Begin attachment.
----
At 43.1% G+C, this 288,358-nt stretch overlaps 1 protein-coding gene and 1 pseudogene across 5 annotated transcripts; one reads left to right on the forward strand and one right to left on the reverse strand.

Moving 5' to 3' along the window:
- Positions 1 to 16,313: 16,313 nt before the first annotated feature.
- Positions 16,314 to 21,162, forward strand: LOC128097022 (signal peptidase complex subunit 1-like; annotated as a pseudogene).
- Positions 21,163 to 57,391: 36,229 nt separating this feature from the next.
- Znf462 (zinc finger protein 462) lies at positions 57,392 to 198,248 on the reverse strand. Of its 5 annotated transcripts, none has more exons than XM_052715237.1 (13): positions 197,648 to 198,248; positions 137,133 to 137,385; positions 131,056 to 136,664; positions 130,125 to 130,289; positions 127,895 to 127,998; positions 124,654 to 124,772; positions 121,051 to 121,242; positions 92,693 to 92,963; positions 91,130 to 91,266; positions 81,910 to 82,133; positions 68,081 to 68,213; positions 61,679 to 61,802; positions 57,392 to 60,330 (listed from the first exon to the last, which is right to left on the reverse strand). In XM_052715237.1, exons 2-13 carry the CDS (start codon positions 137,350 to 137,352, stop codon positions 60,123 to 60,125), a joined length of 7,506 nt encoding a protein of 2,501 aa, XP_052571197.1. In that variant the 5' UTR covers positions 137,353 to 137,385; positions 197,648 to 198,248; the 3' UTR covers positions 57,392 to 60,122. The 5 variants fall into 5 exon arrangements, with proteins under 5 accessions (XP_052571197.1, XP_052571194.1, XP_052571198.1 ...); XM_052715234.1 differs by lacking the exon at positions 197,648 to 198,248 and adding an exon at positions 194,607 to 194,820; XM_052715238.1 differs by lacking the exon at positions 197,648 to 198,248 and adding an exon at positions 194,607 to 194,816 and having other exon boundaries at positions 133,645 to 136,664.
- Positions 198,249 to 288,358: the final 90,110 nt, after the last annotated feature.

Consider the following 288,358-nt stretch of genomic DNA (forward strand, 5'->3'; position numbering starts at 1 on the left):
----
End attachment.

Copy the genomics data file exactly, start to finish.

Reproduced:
At 43.1% G+C, this 288,358-nt stretch overlaps 1 protein-coding gene and 1 pseudogene across 5 annotated transcripts; one reads left to right on the forward strand and one right to left on the reverse strand.

Moving 5' to 3' along the window:
- Positions 1 to 16,313: 16,313 nt before the first annotated feature.
- Positions 16,314 to 21,162, forward strand: LOC128097022 (signal peptidase complex subunit 1-like; annotated as a pseudogene).
- Positions 21,163 to 57,391: 36,229 nt separating this feature from the next.
- Znf462 (zinc finger protein 462) lies at positions 57,392 to 198,248 on the reverse strand. Of its 5 annotated transcripts, none has more exons than XM_052715237.1 (13): positions 197,648 to 198,248; positions 137,133 to 137,385; positions 131,056 to 136,664; positions 130,125 to 130,289; positions 127,895 to 127,998; positions 124,654 to 124,772; positions 121,051 to 121,242; positions 92,693 to 92,963; positions 91,130 to 91,266; positions 81,910 to 82,133; positions 68,081 to 68,213; positions 61,679 to 61,802; positions 57,392 to 60,330 (listed from the first exon to the last, which is right to left on the reverse strand). In XM_052715237.1, exons 2-13 carry the CDS (start codon positions 137,350 to 137,352, stop codon positions 60,123 to 60,125), a joined length of 7,506 nt encoding a protein of 2,501 aa, XP_052571197.1. In that variant the 5' UTR covers positions 137,353 to 137,385; positions 197,648 to 198,248; the 3' UTR covers positions 57,392 to 60,122. The 5 variants fall into 5 exon arrangements, with proteins under 5 accessions (XP_052571197.1, XP_052571194.1, XP_052571198.1 ...); XM_052715234.1 differs by lacking the exon at positions 197,648 to 198,248 and adding an exon at positions 194,607 to 194,820; XM_052715238.1 differs by lacking the exon at positions 197,648 to 198,248 and adding an exon at positions 194,607 to 194,816 and having other exon boundaries at positions 133,645 to 136,664.
- Positions 198,249 to 288,358: the final 90,110 nt, after the last annotated feature.

Consider the following 288,358-nt stretch of genomic DNA (forward strand, 5'->3'; position numbering starts at 1 on the left):